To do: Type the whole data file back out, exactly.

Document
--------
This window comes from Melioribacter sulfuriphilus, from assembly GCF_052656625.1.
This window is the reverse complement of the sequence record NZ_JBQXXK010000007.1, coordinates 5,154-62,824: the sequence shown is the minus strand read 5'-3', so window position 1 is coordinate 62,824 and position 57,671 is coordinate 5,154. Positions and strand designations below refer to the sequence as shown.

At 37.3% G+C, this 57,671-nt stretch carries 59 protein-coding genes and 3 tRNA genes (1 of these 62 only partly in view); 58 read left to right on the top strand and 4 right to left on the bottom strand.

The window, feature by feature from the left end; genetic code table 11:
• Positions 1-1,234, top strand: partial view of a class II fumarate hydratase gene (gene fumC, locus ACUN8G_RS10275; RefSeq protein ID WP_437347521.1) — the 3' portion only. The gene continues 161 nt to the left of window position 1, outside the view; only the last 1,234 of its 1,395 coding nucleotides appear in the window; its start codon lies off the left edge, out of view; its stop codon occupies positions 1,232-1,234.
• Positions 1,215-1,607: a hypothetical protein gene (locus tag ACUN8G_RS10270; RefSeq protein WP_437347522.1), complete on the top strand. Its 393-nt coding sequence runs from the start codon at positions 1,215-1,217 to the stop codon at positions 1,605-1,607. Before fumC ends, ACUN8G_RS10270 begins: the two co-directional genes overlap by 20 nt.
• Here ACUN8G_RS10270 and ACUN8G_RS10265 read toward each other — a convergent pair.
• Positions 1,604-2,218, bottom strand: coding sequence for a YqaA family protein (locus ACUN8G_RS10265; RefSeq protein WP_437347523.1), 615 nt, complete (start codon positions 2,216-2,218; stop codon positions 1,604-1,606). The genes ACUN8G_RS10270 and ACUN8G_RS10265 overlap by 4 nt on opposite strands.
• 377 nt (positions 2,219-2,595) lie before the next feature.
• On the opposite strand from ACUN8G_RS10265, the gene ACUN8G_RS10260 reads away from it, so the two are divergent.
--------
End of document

This window comes from Melioribacter sulfuriphilus, from assembly GCF_052656625.1.
This window is the reverse complement of the sequence record NZ_JBQXXK010000007.1, coordinates 5,154-62,824: the sequence shown is the minus strand read 5'-3', so window position 1 is coordinate 62,824 and position 57,671 is coordinate 5,154. Positions and strand designations below refer to the sequence as shown.

At 37.3% G+C, this 57,671-nt stretch carries 59 protein-coding genes and 3 tRNA genes (1 of these 62 only partly in view); 58 read left to right on the top strand and 4 right to left on the bottom strand.

The window, feature by feature from the left end; genetic code table 11:
• Positions 1-1,234, top strand: partial view of a class II fumarate hydratase gene (gene fumC, locus ACUN8G_RS10275; RefSeq protein ID WP_437347521.1) — the 3' portion only. The gene continues 161 nt to the left of window position 1, outside the view; only the last 1,234 of its 1,395 coding nucleotides appear in the window; its start codon lies off the left edge, out of view; its stop codon occupies positions 1,232-1,234.
• Positions 1,215-1,607: a hypothetical protein gene (locus tag ACUN8G_RS10270; RefSeq protein WP_437347522.1), complete on the top strand. Its 393-nt coding sequence runs from the start codon at positions 1,215-1,217 to the stop codon at positions 1,605-1,607. Before fumC ends, ACUN8G_RS10270 begins: the two co-directional genes overlap by 20 nt.
• Here ACUN8G_RS10270 and ACUN8G_RS10265 read toward each other — a convergent pair.
• Positions 1,604-2,218, bottom strand: coding sequence for a YqaA family protein (locus ACUN8G_RS10265; RefSeq protein WP_437347523.1), 615 nt, complete (start codon positions 2,216-2,218; stop codon positions 1,604-1,606). The genes ACUN8G_RS10270 and ACUN8G_RS10265 overlap by 4 nt on opposite strands.
• 377 nt (positions 2,219-2,595) lie before the next feature.
• On the opposite strand from ACUN8G_RS10265, the gene ACUN8G_RS10260 reads away from it, so the two are divergent.